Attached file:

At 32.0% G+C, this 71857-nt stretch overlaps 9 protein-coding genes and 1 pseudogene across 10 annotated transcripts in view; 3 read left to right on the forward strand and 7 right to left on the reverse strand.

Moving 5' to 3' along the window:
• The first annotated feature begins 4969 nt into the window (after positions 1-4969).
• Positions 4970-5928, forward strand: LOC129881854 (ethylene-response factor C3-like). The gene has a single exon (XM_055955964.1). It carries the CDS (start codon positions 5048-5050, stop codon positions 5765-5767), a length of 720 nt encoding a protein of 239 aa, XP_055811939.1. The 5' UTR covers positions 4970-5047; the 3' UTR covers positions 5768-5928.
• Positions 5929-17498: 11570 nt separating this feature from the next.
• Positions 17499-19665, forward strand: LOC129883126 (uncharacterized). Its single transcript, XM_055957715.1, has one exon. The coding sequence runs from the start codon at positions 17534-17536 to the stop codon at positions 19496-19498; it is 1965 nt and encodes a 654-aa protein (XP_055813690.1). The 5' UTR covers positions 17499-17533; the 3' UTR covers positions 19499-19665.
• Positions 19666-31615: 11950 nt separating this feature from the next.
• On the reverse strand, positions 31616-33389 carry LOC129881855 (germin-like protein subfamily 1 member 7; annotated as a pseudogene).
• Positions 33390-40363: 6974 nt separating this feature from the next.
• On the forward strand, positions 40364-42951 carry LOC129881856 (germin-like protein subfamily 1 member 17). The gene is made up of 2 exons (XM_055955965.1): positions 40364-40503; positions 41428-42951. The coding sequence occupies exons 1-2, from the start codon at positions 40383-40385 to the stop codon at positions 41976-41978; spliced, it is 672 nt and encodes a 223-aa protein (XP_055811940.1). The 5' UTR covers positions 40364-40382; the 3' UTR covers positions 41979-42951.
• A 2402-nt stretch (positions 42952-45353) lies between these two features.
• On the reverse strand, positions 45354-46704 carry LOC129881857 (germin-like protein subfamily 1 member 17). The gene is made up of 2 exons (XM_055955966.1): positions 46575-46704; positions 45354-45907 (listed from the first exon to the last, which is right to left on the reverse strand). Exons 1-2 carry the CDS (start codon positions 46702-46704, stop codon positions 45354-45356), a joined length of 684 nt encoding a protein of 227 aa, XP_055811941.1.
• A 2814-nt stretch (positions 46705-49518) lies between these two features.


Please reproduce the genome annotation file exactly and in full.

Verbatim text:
At 32.0% G+C, this 71857-nt stretch overlaps 9 protein-coding genes and 1 pseudogene across 10 annotated transcripts in view; 3 read left to right on the forward strand and 7 right to left on the reverse strand.

Moving 5' to 3' along the window:
• The first annotated feature begins 4969 nt into the window (after positions 1-4969).
• Positions 4970-5928, forward strand: LOC129881854 (ethylene-response factor C3-like). The gene has a single exon (XM_055955964.1). It carries the CDS (start codon positions 5048-5050, stop codon positions 5765-5767), a length of 720 nt encoding a protein of 239 aa, XP_055811939.1. The 5' UTR covers positions 4970-5047; the 3' UTR covers positions 5768-5928.
• Positions 5929-17498: 11570 nt separating this feature from the next.
• Positions 17499-19665, forward strand: LOC129883126 (uncharacterized). Its single transcript, XM_055957715.1, has one exon. The coding sequence runs from the start codon at positions 17534-17536 to the stop codon at positions 19496-19498; it is 1965 nt and encodes a 654-aa protein (XP_055813690.1). The 5' UTR covers positions 17499-17533; the 3' UTR covers positions 19499-19665.
• Positions 19666-31615: 11950 nt separating this feature from the next.
• On the reverse strand, positions 31616-33389 carry LOC129881855 (germin-like protein subfamily 1 member 7; annotated as a pseudogene).
• Positions 33390-40363: 6974 nt separating this feature from the next.
• On the forward strand, positions 40364-42951 carry LOC129881856 (germin-like protein subfamily 1 member 17). The gene is made up of 2 exons (XM_055955965.1): positions 40364-40503; positions 41428-42951. The coding sequence occupies exons 1-2, from the start codon at positions 40383-40385 to the stop codon at positions 41976-41978; spliced, it is 672 nt and encodes a 223-aa protein (XP_055811940.1). The 5' UTR covers positions 40364-40382; the 3' UTR covers positions 41979-42951.
• A 2402-nt stretch (positions 42952-45353) lies between these two features.
• On the reverse strand, positions 45354-46704 carry LOC129881857 (germin-like protein subfamily 1 member 17). The gene is made up of 2 exons (XM_055955966.1): positions 46575-46704; positions 45354-45907 (listed from the first exon to the last, which is right to left on the reverse strand). Exons 1-2 carry the CDS (start codon positions 46702-46704, stop codon positions 45354-45356), a joined length of 684 nt encoding a protein of 227 aa, XP_055811941.1.
• A 2814-nt stretch (positions 46705-49518) lies between these two features.